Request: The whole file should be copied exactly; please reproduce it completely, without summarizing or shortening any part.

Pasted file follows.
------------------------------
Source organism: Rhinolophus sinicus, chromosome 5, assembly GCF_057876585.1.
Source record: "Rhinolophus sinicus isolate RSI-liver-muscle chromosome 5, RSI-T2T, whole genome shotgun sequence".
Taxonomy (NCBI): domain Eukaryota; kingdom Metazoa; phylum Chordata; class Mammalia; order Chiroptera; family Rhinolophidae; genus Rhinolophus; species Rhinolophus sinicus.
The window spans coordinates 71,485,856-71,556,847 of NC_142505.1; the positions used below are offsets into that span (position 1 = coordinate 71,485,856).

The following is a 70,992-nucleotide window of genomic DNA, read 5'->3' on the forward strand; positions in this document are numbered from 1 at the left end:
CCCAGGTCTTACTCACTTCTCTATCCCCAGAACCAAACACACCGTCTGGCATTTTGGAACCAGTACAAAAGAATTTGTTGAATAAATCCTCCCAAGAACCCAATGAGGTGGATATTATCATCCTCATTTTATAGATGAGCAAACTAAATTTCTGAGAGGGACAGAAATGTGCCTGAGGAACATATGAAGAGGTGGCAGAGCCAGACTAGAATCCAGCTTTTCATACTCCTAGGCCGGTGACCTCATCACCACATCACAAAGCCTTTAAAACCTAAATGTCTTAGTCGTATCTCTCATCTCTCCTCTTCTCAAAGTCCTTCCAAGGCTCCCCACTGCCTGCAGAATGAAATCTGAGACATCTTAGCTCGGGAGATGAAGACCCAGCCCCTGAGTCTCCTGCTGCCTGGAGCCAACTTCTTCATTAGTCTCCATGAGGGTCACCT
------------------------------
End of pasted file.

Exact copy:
Source organism: Rhinolophus sinicus, chromosome 5, assembly GCF_057876585.1.
Source record: "Rhinolophus sinicus isolate RSI-liver-muscle chromosome 5, RSI-T2T, whole genome shotgun sequence".
Taxonomy (NCBI): domain Eukaryota; kingdom Metazoa; phylum Chordata; class Mammalia; order Chiroptera; family Rhinolophidae; genus Rhinolophus; species Rhinolophus sinicus.
The window spans coordinates 71,485,856-71,556,847 of NC_142505.1; the positions used below are offsets into that span (position 1 = coordinate 71,485,856).

The following is a 70,992-nucleotide window of genomic DNA, read 5'->3' on the forward strand; positions in this document are numbered from 1 at the left end:
CCCAGGTCTTACTCACTTCTCTATCCCCAGAACCAAACACACCGTCTGGCATTTTGGAACCAGTACAAAAGAATTTGTTGAATAAATCCTCCCAAGAACCCAATGAGGTGGATATTATCATCCTCATTTTATAGATGAGCAAACTAAATTTCTGAGAGGGACAGAAATGTGCCTGAGGAACATATGAAGAGGTGGCAGAGCCAGACTAGAATCCAGCTTTTCATACTCCTAGGCCGGTGACCTCATCACCACATCACAAAGCCTTTAAAACCTAAATGTCTTAGTCGTATCTCTCATCTCTCCTCTTCTCAAAGTCCTTCCAAGGCTCCCCACTGCCTGCAGAATGAAATCTGAGACATCTTAGCTCGGGAGATGAAGACCCAGCCCCTGAGTCTCCTGCTGCCTGGAGCCAACTTCTTCATTAGTCTCCATGAGGGTCACCT